Saturday, September 29, 2007
The Orthodox Church here in America faces a number of fairly pressing, and for better or worse, public problems. Reciting them at the moment serves no helpful purpose since the problems we are distressed with are in fact not the problem we face; what has got our attention are only the symptoms of a deeper problem.
Let me explain.
Often in our spiritual life God allows the enemy of souls to tempt us. Not infrequently, God will allow us to fall in the face of those temptations. But God never does this from malice. Rather our failure in spiritual warfare is meant for our salvation--typically to humble us.
How might God being humbling us? What might we be missing or overlooking in our shared life in Christ?
Thinking about the overall health of the Church here in America I realize by how little regard we have for simplicity. Looking back over the history of monasticism--both in the East and the West--I am struck by how often monastic leaders and reformers--Anthony, Benedict, Basil, Bernard, Francis, Dominic, Theodore, Sergius of Radonezh, Herman of Alaska, to name only a few in no particular order--have all stressed the centrality of poverty and humility in monastic life.
In a word, these great leaders in the spiritual life valued simplicity.
If monastic witness is essential to the health of the Church we might do well to listen to the witness that is offered to us down through the history of the Church. Here in America Church life--East and West, Orthodox, Catholic, Protestant and Evangelical--is rarely characterized by economic, social or personal simplicity of life.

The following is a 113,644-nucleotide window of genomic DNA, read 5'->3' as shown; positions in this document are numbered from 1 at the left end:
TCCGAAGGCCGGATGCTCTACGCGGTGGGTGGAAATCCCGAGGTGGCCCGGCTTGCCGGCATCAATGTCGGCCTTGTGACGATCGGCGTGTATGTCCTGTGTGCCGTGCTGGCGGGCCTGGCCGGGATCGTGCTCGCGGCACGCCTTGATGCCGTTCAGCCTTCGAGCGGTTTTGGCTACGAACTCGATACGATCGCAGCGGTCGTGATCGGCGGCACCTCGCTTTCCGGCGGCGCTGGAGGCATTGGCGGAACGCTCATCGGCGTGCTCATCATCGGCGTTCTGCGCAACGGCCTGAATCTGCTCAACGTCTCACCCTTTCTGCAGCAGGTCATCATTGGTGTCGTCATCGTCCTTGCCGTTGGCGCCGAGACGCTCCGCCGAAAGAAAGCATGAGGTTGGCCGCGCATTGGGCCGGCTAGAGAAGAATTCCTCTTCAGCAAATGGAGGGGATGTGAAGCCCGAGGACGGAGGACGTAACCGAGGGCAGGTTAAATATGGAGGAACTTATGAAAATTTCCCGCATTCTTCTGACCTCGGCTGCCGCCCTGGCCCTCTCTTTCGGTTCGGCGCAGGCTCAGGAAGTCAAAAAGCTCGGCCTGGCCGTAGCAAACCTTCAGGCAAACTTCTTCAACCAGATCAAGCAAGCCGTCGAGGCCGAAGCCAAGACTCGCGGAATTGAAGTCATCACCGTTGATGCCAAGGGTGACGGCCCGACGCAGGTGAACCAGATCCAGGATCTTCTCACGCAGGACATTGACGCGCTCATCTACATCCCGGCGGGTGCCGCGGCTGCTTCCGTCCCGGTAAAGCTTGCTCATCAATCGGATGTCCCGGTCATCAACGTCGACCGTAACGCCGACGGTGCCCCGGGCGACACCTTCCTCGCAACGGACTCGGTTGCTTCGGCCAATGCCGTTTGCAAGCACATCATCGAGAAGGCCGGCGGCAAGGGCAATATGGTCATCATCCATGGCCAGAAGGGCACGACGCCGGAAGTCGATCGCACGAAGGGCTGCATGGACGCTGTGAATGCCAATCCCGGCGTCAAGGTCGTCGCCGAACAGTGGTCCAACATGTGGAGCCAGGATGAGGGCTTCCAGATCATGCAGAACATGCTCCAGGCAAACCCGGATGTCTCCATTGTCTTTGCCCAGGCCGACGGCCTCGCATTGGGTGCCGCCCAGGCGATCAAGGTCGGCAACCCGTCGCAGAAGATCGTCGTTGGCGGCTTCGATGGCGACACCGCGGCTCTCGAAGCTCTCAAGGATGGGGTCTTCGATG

Instead Christians in America, of whatever tradition, are all too often rightly perceived as arrogant, triumphalistic and (and this is the real charge), WEALTHY. Our different Christian communities are divided theologically, but it seems we are united in our desire for more and more wealth and the many things (material and social) that wealth can purchase for us.
Lost in all of this is the mission of the Church: The salvation not simply of souls, but of the world. It is our great privilege and responsibility as Christians to return to God the world He has created and which, by our sin, we have defaced. Above all else, to be a Christian is to have accepted Christ call to be missionaries, to preach each in our own unique way "the Gospel to all creation" (compare, Mark 16.15). Our unparalleled material wealth, our politic freedoms, all of these are given to us by the Father through the Holy Spirit so that we can fulfill Christ's command to us.
But we have failed to use wholeheartedly, generously, really sacrificially, what we have been give. This is why I think we in the Orthodox Church have to suffer scandals born of the rather petty desires of men. God is humbling us and calling us to repentance.
To say we are called to repentance is to say something that at least those who are professionally committed to Christ all already know. It is also to say anything we all can easily dismiss due to its lack of specific content. So let me play the fool and say that in the current situation our repentance must take the form of a simplification of Church's life in both its personal and communal forms.
When I served in the Pacific Northwest I was often taken aback by the success of so-called non-canonical Orthodox groups. Reflecting on their success I have come to realize that--whatever else might have been the case--there was an integrity to their witness because of their relative poverty. Yes, there were a great number of other problems with all of these groups--but they embraced the very simplicity of life that I think is essential to the health of the Orthodox Church here in America.
This view, by the way, is not mine alone. It was first voiced by the late Fr Alexander Schmemann in series of essays published in the mid-1960's (for an overview see Fr. Robert Arida's"Problems of Orthodoxy in America: A Retrospective of Father Alexander Schmemann's Analysis of Orthodox Spirituality In America"). In the third and final of these articles sub-titled "The Spiritual Problem," Schmemann offers his solution to the problem I outlined above. He writes: